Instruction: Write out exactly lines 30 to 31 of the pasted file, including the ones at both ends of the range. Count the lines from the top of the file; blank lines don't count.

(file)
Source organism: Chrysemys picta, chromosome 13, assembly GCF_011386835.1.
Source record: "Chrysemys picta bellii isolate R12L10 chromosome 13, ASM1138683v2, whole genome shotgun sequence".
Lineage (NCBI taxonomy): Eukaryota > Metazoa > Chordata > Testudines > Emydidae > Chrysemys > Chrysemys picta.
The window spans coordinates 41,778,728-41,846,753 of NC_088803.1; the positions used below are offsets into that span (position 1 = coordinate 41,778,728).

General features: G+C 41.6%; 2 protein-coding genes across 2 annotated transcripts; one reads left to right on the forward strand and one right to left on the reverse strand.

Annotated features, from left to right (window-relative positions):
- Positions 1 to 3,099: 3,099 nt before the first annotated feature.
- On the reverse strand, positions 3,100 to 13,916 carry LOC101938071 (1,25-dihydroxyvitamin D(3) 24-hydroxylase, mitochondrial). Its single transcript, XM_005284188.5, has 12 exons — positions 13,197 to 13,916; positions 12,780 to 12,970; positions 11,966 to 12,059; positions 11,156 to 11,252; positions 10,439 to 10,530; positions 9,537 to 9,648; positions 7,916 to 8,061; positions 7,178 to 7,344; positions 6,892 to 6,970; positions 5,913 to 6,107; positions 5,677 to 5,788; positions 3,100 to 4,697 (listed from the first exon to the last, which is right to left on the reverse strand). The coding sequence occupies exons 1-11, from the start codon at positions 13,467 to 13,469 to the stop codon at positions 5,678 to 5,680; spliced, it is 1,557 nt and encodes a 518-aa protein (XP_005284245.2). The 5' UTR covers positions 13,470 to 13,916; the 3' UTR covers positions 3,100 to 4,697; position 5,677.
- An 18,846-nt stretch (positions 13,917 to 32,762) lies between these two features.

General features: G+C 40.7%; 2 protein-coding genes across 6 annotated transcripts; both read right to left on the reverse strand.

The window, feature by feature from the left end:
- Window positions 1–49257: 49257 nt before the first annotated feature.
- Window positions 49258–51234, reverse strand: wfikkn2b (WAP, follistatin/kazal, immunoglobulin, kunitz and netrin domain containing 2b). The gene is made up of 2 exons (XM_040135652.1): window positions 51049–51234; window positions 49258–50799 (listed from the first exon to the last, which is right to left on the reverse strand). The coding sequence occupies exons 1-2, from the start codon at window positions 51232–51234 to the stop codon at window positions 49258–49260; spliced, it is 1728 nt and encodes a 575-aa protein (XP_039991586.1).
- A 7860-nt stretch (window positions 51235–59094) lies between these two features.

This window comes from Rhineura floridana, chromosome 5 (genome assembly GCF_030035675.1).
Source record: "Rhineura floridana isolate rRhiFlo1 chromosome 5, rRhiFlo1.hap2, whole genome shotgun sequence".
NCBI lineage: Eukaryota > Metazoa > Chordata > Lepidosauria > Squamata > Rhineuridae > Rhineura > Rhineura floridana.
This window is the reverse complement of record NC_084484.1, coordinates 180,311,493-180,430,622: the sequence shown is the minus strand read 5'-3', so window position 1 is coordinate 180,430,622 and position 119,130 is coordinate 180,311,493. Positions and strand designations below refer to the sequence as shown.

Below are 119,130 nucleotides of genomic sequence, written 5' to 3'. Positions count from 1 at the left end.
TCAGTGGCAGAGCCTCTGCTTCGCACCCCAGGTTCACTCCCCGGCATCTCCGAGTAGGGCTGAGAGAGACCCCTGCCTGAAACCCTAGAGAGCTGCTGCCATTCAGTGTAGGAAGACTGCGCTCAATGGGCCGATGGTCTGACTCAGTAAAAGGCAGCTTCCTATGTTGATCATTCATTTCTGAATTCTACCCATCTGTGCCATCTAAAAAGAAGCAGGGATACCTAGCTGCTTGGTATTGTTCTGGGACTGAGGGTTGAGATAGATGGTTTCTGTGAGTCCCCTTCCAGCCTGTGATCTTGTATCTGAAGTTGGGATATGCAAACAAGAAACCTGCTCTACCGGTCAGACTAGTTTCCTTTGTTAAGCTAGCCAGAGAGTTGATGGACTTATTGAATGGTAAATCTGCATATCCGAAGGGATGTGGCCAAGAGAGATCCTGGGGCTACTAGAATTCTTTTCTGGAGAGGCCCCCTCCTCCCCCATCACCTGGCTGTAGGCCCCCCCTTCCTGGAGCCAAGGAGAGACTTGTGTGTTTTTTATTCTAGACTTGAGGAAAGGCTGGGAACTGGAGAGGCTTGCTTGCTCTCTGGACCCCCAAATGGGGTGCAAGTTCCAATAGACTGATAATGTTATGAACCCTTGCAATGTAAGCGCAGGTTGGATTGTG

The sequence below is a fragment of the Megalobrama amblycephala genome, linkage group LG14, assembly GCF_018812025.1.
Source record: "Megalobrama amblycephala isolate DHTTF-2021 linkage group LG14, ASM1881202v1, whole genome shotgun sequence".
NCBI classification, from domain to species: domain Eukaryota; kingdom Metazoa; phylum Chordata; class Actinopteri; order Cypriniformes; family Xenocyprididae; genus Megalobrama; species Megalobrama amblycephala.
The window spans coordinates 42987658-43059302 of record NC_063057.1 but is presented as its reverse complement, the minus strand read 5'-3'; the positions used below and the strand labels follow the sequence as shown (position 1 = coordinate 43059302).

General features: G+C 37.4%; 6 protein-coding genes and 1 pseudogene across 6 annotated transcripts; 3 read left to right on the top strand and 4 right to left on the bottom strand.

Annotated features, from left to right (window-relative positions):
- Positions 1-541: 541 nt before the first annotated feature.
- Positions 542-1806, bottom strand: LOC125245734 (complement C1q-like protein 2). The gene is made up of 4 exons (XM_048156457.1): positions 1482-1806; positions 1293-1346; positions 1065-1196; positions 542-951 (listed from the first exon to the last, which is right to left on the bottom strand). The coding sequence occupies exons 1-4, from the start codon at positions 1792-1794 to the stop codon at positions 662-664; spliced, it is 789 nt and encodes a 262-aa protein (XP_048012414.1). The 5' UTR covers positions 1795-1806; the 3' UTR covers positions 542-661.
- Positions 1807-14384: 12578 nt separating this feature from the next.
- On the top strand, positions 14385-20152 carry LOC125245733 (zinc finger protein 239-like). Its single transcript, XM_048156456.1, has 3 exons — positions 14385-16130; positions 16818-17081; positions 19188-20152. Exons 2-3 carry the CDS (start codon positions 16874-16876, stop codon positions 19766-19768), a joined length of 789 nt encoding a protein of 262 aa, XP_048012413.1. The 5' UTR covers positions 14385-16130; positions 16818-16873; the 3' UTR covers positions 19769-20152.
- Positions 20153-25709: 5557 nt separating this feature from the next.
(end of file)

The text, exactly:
- On the top strand, positions 14385-20152 carry LOC125245733 (zinc finger protein 239-like). Its single transcript, XM_048156456.1, has 3 exons — positions 14385-16130; positions 16818-17081; positions 19188-20152. Exons 2-3 carry the CDS (start codon positions 16874-16876, stop codon positions 19766-19768), a joined length of 789 nt encoding a protein of 262 aa, XP_048012413.1. The 5' UTR covers positions 14385-16130; positions 16818-16873; the 3' UTR covers positions 19769-20152.
- Positions 20153-25709: 5557 nt separating this feature from the next.